A doctor explains the common causes, symptoms and treatment for the disease.
A study from Maastricht University has revealed new insights into the link between diet and bladder cancer.
The research, funded by the World Cancer Research Fund, found that consuming too much saturated and animal fats increased the risk of bladder cancer in men by 37%, while women who ate monounsaturated fatty acids and plant-based oils (such as olive, coconut and sesame oil) decreased their risk of the disease by 27%.
Saturated fats are found in foods such as fatty cuts of meat, sausages and pies, butter, cheese, chocolate, biscuits, cakes and pastries – foods that should be consumed in moderation as part of a healthy diet.
Lead investigator, Dr Anke Wesselius, commented: “These findings suggest that the quality of fat consumed has an impact on the likelihood of developing bladder cancer, and men could see a benefit in reducing levels of animal fats in their diets.”
In light of the new research, here are the key causes, symptoms and treatments of bladder cancer.
What is bladder cancer?
“The eleventh most common cancer in the UK, bladder cancer is caused by changes to the cells inside the bladder lining,” says Dr Bryony Henderson, lead GP at the digital health provider Livi livi.co.uk).
There are two main types. With transitional cell bladder cancers (also known as urothelial carcinoma), “the cells lining the wall of the bladder can come into contact with waste products that can lead to cancer, like cigarette smoke,” she says.
“With squamous cell bladder cancer, these tumours spread through the muscle layer or wall of the bladder to other parts of the body.”
Who is most at risk?
Bladder cancer can affect anyone but most commonly it can be found in those over 55, with men three times more like to be diagnosed than women.
Some medical conditions are correlated with the disease, Henderson explains: “People with type-2 diabetes, those who have experienced repeated bladder infections or bladder stones, those who have a paralysis of the nerves in the bladder resulting from having a tube called a catheter inserted on a long-term basis, and patients who have experienced a rare infection called schistosomiasis [are more at risk].”
In addition to the dietary aspects revealed by the new research, other lifestyle risk factors include: “Being exposed to some chemicals through your work like arylamines or PAH,” and smoking. “Some of the chemicals from tobacco are passed through urine, which can damage your bladder cells over time,” she says.
What are the symptoms of bladder cancer?
“Common bladder cancer symptoms include blood in your urine, dark-coloured urine, need to urinate frequently and urgently, pain or a burning sensation when you pee and pain in the lower tummy,” Henderson explains.
In addition, “Pain in your pelvis, pain in your bones, weight loss, or leg swelling”, should be investigated, as well as feeling unusually tired or unwell.
While any of these symptoms may be caused by something less serious, it’s important to get them checked out. She advises: “If you’re showing any of the symptoms of bladder cancer you should get in touch with a GP immediately.”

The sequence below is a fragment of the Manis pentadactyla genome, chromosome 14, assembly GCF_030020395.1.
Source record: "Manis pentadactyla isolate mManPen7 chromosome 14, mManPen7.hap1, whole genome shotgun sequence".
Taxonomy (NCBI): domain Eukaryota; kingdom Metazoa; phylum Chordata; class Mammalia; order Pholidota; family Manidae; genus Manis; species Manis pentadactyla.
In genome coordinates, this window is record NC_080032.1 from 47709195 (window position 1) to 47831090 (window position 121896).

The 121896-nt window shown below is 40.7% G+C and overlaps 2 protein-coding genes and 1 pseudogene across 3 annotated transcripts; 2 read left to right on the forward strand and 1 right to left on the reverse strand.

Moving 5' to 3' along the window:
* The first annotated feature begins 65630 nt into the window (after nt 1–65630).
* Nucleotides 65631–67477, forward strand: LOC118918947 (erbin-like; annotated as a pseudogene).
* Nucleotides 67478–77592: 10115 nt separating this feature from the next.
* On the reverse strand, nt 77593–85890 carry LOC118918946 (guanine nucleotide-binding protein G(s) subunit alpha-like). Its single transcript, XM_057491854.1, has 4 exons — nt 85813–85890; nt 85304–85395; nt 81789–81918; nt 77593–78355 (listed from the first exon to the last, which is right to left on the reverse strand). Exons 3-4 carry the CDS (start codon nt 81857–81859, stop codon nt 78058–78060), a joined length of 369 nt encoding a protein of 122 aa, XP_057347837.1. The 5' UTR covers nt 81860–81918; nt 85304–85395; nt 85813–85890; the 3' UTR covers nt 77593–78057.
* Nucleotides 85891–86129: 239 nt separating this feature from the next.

How is it diagnosed?
At an initial appointment your GP may suggest a urine microscopy, where a sample of your urine is checked for blood cells or infections under a microscope.
“It may be suggested that you are referred to a specialist,” Henderson says. “If cancer is suspected then this would be requested urgently and you should be seen within two weeks in the NHS.”
A specialist may then suggest a cystoscopy, or a CT or MRI scan if a closer look is needed.
“A cystoscopy involves a thin, flexible tube with a camera at one end being passed into your urethra (the tube that carries urine out of your body) and bladder to check for any cancerous cells,” Henderson says. “The doctor may also take a small sample from your bladder to test it (this is called a biopsy), or even remove a superficial tumour if one is found.”
How is bladder cancer treated?
If you are diagnosed with bladder cancer, a multidisciplinary team will work together to provide your care.
“The treatment you have will depend on the type of bladder cancer that you have,” says Henderson. “Treatment options may include tumour removal using a cytoscope that is passed into your bladder or cystectomy surgery to remove your bladder.”
A course of chemotherapy or radiotherapy might also be recommended: “Chemotherapy involves a special medicine to kill cancer cells being passed into your bladder by a catheter. Radiotherapy is where high-energy beams of radiation are targeted at your bladder cancer tumours to kill the cancerous cells.”
In terms of the outlook for bladder cancer patients, Henderson says: “Your doctor will be able to advise you about the long term outlook as it depends on the stage of your cancer. This is why it is so important to catch any tumour early so treatment can be started.”
In stage one about 80% of people survive for five years or more, whereas in stage four this falls to about 10%, according to Cancer Research UK (but the statistics don’t take age into account).